Don E. Gibbons, Ph.D., NJ Licensed Psychologist #03513
This Blog is published for information and educational purposes only. No warranty, expressed or implied, is furnished with respect to the material contained in this Blog. The reader is urged to consult with his/her physician or a duly licensed mental health professional with respect to the treatment of any medical or psychological condition.

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Sunday, March 30, 2014

How to Overcome Shyness with Cognitive-Behavioral Psychology

It is generally agreed that the cognitive-behavioral approach is the fastest-growing orientation in psychology, with an ever-growing body of research behind it to demonstrate that it actually works.

Just as physical therapists can provide you with exercises to improve physical functioning, cognitive-behavioral therapists provide exercises to develop more effective psychological adjustments. Cognitive-behavioral therapists frequently use a document called a thought record in order to examine just what goes on in the mind when we keep making those bad choices when we could have made better ones. Here is what one looks like, courtesy of www.getselfhelp.co.uk, and here is what it looks like all filled out. You can make copies for your own personal use without charge by using the print command on your computer. They also have a free self-help course on cognitive-behavioral therapy, and a host of other helpful materials.

Shyness is a common phenomenon which we all feel at one time or another, especially around someone whom do not know well, but are physically or emotionally attracted to. Shyness most closely fits their worksheet for social anxiety. Here is a hypothetical example of how it might be used, with the column headings in italics and one set of possible responses in standard type.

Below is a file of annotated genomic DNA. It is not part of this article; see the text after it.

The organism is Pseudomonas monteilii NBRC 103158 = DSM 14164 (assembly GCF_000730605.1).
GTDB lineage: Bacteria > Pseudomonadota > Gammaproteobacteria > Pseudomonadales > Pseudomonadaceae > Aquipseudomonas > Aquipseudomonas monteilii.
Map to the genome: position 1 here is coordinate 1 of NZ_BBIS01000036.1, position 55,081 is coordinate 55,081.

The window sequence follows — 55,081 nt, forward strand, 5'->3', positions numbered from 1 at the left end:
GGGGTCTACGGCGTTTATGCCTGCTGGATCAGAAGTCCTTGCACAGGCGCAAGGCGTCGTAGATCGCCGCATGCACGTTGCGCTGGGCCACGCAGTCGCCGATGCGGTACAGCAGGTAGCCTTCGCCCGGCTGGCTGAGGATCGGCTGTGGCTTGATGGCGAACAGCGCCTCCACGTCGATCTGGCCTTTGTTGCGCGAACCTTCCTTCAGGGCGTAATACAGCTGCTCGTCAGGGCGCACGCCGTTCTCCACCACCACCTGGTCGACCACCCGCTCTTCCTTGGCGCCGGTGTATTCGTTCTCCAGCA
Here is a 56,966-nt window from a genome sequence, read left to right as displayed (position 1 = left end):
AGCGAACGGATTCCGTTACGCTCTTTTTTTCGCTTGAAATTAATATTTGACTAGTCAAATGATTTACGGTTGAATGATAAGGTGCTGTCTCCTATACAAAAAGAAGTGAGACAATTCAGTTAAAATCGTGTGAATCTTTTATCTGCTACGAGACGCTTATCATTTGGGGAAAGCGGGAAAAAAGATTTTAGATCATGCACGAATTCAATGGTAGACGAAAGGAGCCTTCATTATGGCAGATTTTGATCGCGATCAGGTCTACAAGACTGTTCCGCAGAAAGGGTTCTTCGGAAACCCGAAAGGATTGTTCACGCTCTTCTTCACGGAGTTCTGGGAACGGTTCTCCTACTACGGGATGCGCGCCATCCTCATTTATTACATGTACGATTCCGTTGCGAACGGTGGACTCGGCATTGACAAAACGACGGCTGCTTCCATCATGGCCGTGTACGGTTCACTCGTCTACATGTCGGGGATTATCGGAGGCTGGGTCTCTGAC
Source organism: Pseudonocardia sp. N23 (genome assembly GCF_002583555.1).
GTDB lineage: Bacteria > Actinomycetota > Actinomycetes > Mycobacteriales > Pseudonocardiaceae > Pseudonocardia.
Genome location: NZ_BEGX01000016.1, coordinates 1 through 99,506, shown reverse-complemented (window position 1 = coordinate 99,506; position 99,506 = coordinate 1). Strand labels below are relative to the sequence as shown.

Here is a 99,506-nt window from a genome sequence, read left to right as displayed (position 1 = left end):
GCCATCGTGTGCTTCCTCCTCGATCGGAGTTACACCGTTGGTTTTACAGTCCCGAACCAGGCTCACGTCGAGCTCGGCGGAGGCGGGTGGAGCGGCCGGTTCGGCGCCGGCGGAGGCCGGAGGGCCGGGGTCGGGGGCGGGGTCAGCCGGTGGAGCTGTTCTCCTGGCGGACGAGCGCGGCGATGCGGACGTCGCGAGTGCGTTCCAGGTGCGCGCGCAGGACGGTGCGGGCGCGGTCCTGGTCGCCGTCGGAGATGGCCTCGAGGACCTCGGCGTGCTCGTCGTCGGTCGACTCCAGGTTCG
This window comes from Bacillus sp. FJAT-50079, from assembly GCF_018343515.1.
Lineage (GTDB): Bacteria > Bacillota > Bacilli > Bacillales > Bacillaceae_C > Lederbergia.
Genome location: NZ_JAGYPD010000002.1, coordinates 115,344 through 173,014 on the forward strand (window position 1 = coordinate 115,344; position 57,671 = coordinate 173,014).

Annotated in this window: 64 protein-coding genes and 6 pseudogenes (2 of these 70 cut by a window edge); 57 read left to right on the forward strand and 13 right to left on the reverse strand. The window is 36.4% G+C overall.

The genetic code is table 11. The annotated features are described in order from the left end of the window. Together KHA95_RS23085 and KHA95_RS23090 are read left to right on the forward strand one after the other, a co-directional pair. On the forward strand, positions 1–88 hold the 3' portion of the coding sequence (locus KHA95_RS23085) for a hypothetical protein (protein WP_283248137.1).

Situation and Trigger: You are eating lunch alone in the company cafeteria. An attractive co-worker from another department sits down at the table with you and begins a conversation about job-related matters.

Feelings, Emotions, and Physical Sensations: Awkwardness.

Unhelpful Thoughts or Images: "I'd like to get to know her better, but I don't know what to say."

Self-focus: Trying to hide what I am really thinking about.

Safety Behaviors: Pretending that I'm only interested in the topic of conversation.

Balanced, more rational response: I could say something like, "I'm enjoying this conversation, and I'd like to continue our talk later on. Can I call you for lunch sometime?"

Outcome: I will either be able to begin a friendship that could develop into something serious, or I will be able to stop fretting about her and focus my attention on someone else.

It sounds simple when you look at it this way. But if you do not use the CBT Thought Record to put your thinking, feeling, and behavior under a microscope, you might very well continue to fret about being shy, but never do much about it. Of course, you might want to practice using the thought record form for other hypothetical conversations, in order to be prepared for a variety of possible outcomes. Once you get the hang of it, if you continue to do these mental workouts as regularly as you would exercise physically in a gymnasium, you will eventually become able to think, feel, and act like a confident person in almost any situation.

Confucius said, "The journey of a thousand miles begins with a single step." Cognitive-behavioral psychology can be of great help in preparing you for all the important steps to your destination! 

See also: 

The Art of Small Talk

 

This Blog contains many other examples of experience as an art form, for the enhancement of human potential, the ennoblement of the human spirit, and the fulfillment of human existence.


Tuesday, March 25, 2014

Which is More Effective: Medication, Talk Therapy, or Hypnosis?